If you haven’t heard by now, Garden Gnome Publications is taking submissions for its second anthology in the Biblical Legends Anthology Series. The first anthology – Garden of Eden – has been on the shelf for almost two months. We’ll be taking submissions for Sulfurings until April 7, 2014 at midnight EST.
But what are we looking for, exactly?
Our official guidelines say we want narrative poetry, essays, flash fiction, and short stories, but we’d like to take this time to elaborate on those current needs. So here goes.
Last week we discussed the difference between narrative poetry and lyric poetry. Since then, we’ve received at least a couple of palatable poems. But not all of them match our length guidelines.
The garden gnomes prefer longer poems, although the reason may not be clear.
Longer poems give the poet more opportunities to be creative with the theme. We think it may be prudent to drop the minimum line length, but we’d still like to see at least a couple of longer poems just for the sake of diversity. It takes a lot of chutzpah to pull off a long poem in the first place, so if you have what it takes, we’d love to see it.
More than length, however, what gets most poets is theme.
While we’re looking for poems that address the theme of the anthology, we prefer subtlety in this area. Tangential awareness, metaphor, indirect reference, and derivative expressions are encouraged.
In other words, instead of addressing the theme directly, we’d be more delighted if poets hinted at the theme through language and imagery. Readers should come away with a sense of mystery and intrigue, or perhaps scratching their heads. Remember, this is speculative fiction, er, poetry. Speculative narrative poetry. Whatever that means.
We’ve struggled with the proper term for what we’re looking for in this category. Simply calling them “essays” won’t do because we’re not expecting the typical expository writing that involves a thesis statement backed up by facts and logical analysis. We’re more concerned with taking the reader on a journey, a storytelling journey in a creative manner that doesn’t involve storytelling in a fictional sense.
The closest thing we can come up with in comparison is what journalists call a reported essay. One term is “creative nonfiction,” but that’s so vague it almost has no meaning.
Still, the term “reported essay” is problematic because it tends to be personal in nature with elements of reporting. There’s nothing wrong with that and if the garden gnomes received a reported essay that is worth publishing, well, we’ll publish it. But the subject matter of our anthologies might prove personal narratives in the form of reported essays a bit too challenging. Therefore, we prefer “speculative essay.”
A speculative essay can take any form as long as it isn’t fiction, however, it can use fictional techniques to tell a story and may even include elements of journalism or academic writing. The goal is to tell a compelling story that educates, informs, intrigues, entertains, raises questions, or some mix of the above.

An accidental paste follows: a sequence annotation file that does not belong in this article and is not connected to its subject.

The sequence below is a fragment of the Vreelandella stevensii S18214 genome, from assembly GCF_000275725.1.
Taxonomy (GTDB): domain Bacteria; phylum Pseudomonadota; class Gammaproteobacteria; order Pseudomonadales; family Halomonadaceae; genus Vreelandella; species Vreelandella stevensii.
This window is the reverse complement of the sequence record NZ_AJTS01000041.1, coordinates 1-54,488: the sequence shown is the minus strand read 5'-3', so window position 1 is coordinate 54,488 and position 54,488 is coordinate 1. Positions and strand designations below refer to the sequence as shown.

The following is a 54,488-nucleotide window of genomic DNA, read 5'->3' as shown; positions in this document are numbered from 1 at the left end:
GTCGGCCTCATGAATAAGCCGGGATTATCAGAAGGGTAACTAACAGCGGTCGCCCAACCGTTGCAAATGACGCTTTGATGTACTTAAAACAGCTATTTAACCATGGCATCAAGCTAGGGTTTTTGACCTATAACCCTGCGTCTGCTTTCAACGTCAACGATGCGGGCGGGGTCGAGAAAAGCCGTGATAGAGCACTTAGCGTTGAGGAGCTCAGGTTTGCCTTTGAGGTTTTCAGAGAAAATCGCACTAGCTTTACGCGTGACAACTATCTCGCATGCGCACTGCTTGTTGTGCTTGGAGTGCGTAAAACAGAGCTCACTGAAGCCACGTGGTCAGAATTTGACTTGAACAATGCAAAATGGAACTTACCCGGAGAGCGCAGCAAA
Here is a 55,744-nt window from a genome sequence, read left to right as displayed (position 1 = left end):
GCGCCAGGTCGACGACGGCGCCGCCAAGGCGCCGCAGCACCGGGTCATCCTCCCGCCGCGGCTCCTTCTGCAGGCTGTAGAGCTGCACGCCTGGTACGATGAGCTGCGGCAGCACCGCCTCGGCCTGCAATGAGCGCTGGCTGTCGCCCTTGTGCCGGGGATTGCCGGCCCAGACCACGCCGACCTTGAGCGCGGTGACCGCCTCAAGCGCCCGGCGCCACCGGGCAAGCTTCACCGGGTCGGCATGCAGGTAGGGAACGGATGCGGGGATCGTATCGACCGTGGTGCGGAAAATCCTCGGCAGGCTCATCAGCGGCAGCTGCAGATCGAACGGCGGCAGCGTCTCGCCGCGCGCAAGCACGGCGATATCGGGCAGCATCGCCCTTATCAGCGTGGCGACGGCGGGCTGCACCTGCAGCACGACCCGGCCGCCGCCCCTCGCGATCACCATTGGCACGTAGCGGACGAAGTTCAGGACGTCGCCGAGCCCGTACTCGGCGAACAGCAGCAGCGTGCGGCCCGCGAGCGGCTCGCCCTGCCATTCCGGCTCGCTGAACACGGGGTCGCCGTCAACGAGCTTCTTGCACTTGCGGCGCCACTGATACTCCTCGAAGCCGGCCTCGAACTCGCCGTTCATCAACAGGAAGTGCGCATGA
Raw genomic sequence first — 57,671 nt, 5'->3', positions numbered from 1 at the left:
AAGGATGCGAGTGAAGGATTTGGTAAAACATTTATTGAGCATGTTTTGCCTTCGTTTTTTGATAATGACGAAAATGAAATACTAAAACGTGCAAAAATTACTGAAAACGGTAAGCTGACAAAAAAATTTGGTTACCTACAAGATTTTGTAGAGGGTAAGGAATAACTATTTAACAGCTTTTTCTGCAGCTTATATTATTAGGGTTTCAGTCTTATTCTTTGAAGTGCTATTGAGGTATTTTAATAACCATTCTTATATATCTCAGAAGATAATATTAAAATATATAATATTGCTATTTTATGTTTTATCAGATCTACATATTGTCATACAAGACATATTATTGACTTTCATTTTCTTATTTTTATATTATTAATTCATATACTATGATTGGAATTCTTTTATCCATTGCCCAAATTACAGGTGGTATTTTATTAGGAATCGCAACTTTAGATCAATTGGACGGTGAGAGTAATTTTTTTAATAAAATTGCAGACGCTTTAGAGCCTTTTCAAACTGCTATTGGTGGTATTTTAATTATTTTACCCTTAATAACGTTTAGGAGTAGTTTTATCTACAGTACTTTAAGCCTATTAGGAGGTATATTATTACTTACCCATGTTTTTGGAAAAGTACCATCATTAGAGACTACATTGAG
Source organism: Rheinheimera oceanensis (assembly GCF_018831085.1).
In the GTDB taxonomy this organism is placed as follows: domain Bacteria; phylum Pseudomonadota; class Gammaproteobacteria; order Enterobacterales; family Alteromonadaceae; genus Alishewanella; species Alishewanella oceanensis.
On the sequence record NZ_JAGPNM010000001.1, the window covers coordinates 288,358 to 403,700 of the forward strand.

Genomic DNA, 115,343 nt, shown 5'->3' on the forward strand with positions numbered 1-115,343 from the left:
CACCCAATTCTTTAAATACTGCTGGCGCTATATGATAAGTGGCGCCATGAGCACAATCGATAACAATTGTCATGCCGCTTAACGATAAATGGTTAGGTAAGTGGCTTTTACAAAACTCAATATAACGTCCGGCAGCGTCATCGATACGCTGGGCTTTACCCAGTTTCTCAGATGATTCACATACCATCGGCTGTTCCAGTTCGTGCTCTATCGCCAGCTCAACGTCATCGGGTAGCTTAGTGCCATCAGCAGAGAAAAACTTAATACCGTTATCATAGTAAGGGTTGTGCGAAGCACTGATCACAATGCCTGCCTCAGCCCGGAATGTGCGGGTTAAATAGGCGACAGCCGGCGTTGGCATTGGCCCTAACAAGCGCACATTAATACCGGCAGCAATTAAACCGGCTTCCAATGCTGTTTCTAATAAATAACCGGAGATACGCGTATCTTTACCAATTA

The garden gnomes believe flash fiction has become popular enough that most people know what it is by now. Nevertheless, we’re looking for stories that are 300-1,500 words. Stories do not need to be linear or follow any particular narrative structure. In fact, they can be downright experimental (like this memorandum, for instance) as long as they adhere to the theme and address the speculative question posed by the garden gnomes.
It’s not hard to figure out what a short story is. Anything between 1,501 and 10,000 words with a beginning, a middle, and an end that tells a compelling story within the theme of the anthology and which addresses the speculative question posed by our call for submissions. We could use a few more of these for the Sulfurings anthology. We hope you’ll consider submitting your story by midnight EST on April 7, 2014.
We are also taking stories, flash fiction, speculative essays, and poems for the next anthology, Deluge.
We have not stated our needs on novelettes to date, but we’re open to receiving stories that address the theme of our anthologies up to 20,000 words. We have not decided what we’ll pay for these, but if you feel like you can address the speculative theme and tell a compelling novelette-length story, we’d like to see it.
So there you have it, straight from the garden gnomes. We hope this clarifies some of your questions. If not, feel free to query editor @ gardengnomepubs.com. If you are ready to submit your flash, essay, short story, poem, or novelette, please do so by reading our submission guidelines and sending your document to submissions @ gardengnomepubs.com.
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